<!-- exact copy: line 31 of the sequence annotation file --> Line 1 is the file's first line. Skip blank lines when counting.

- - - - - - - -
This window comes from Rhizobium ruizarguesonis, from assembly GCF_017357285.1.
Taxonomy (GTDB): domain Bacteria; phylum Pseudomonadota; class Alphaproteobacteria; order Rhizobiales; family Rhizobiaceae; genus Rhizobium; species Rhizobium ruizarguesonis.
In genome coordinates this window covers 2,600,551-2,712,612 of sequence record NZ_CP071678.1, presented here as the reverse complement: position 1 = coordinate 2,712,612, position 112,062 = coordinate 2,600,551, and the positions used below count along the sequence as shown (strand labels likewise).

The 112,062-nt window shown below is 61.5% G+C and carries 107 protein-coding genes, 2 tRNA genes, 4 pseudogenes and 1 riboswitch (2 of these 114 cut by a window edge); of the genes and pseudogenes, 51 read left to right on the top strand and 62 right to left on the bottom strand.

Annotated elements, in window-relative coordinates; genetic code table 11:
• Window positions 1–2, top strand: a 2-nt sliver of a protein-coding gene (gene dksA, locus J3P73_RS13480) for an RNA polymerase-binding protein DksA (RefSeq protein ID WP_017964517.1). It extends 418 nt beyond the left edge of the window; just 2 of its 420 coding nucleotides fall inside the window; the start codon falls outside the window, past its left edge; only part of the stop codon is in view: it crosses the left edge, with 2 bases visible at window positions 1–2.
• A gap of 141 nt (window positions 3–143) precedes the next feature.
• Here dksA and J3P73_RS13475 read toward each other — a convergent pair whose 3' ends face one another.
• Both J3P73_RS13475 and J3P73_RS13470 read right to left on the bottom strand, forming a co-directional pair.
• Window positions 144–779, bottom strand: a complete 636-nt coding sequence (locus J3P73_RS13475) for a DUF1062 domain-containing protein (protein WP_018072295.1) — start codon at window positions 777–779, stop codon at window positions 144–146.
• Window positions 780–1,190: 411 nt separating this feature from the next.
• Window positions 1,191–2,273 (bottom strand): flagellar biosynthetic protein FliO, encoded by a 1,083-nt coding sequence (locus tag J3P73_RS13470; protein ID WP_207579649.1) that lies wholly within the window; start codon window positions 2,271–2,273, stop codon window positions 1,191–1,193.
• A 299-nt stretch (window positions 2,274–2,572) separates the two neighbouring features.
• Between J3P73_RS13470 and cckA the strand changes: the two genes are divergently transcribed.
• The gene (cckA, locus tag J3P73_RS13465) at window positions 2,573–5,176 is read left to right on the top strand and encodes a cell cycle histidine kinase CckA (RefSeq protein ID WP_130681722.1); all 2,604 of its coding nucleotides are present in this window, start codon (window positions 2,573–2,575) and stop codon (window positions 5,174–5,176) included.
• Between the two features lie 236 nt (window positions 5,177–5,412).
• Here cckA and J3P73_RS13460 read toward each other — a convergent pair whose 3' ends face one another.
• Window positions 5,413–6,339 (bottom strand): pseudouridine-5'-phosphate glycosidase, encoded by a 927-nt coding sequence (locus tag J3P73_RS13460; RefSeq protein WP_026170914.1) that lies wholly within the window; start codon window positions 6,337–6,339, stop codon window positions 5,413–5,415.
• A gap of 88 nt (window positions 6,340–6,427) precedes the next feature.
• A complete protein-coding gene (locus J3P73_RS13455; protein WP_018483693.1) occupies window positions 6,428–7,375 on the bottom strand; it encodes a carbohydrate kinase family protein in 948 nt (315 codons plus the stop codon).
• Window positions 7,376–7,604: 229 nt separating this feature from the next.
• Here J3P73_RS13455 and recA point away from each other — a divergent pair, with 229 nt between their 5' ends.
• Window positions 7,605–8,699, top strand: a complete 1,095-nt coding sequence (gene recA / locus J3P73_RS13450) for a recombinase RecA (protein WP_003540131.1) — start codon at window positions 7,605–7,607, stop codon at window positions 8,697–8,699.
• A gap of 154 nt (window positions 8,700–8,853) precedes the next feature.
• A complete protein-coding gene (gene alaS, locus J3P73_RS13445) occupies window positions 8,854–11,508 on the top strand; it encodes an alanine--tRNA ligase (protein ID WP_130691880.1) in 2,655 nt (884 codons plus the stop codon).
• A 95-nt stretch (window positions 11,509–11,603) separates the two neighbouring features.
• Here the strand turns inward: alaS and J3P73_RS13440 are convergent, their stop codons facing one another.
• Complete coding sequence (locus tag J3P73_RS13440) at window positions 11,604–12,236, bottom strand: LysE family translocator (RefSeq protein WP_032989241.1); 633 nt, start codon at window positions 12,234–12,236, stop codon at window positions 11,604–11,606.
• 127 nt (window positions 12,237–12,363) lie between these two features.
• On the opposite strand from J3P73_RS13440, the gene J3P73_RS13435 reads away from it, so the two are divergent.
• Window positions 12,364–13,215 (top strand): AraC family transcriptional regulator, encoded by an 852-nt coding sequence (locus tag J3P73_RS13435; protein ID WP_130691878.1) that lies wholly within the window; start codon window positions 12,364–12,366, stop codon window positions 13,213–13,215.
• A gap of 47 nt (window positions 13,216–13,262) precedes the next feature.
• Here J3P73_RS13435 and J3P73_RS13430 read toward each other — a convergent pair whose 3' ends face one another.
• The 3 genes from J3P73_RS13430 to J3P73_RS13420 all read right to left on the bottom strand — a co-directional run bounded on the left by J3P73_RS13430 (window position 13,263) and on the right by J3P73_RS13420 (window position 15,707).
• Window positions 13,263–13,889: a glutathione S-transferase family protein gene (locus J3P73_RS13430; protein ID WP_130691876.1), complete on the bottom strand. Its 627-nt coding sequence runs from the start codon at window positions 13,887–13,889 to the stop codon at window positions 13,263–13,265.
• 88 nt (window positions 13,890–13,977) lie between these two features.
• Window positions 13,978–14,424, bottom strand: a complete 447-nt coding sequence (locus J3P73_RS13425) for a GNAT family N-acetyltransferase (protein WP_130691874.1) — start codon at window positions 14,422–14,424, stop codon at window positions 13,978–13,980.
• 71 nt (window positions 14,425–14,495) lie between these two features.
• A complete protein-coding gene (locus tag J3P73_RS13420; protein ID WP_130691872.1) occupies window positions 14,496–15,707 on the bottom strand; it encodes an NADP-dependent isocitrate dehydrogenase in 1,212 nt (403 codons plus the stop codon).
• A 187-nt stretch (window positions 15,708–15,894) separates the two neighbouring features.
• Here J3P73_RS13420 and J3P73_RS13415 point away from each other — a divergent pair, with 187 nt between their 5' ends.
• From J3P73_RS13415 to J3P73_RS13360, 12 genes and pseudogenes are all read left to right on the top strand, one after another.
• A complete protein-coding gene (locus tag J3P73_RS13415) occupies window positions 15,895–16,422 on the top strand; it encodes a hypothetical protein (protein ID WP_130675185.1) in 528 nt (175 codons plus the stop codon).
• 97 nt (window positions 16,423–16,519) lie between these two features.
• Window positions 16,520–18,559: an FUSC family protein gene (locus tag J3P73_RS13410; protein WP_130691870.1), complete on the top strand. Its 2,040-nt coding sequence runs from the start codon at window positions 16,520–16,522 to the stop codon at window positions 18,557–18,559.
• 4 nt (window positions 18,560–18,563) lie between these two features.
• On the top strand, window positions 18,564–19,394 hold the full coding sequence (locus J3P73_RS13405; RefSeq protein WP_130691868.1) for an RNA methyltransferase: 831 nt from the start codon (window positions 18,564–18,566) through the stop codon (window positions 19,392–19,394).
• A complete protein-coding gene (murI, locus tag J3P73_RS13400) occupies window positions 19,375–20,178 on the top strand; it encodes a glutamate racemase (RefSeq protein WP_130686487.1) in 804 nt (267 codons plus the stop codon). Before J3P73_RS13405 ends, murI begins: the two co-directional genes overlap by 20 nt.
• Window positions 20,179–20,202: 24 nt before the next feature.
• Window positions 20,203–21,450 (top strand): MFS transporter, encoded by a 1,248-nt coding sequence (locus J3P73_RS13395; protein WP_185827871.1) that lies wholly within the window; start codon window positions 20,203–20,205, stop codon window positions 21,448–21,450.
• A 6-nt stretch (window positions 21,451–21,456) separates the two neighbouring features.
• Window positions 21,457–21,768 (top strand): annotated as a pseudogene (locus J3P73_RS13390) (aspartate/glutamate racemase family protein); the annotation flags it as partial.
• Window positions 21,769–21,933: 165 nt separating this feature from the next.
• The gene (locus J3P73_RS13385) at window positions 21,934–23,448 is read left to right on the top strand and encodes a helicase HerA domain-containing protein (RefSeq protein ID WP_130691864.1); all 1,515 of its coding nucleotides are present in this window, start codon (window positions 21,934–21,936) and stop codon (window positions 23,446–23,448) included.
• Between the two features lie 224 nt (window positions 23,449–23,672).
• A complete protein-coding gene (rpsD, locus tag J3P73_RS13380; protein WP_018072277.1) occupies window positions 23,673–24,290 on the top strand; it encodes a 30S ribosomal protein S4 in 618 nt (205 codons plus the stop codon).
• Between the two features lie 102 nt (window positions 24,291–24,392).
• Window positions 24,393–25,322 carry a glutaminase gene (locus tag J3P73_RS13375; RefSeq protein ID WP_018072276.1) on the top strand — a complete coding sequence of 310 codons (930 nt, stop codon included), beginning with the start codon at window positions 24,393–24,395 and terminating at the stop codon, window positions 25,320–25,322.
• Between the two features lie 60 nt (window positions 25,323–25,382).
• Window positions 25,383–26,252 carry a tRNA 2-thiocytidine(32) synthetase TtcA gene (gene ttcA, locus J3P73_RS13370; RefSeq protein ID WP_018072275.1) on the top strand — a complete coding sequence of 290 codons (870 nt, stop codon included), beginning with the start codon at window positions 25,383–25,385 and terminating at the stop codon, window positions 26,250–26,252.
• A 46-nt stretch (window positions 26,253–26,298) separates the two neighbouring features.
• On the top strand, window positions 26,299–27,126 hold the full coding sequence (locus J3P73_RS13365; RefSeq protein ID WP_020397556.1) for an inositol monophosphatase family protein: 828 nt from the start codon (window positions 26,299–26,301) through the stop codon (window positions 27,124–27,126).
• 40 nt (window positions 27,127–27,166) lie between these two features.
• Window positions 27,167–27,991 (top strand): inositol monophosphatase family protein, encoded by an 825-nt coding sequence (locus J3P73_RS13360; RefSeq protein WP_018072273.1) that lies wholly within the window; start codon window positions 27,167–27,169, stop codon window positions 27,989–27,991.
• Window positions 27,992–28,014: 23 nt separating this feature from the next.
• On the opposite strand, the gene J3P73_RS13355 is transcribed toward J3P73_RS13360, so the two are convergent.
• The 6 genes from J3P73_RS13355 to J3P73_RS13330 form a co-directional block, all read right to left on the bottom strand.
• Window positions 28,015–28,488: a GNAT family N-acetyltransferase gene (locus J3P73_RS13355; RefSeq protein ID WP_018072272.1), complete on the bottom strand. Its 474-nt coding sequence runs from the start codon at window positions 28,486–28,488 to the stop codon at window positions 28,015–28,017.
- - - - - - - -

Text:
• Window positions 12,364–13,215 (top strand): AraC family transcriptional regulator, encoded by an 852-nt coding sequence (locus tag J3P73_RS13435; protein ID WP_130691878.1) that lies wholly within the window; start codon window positions 12,364–12,366, stop codon window positions 13,213–13,215.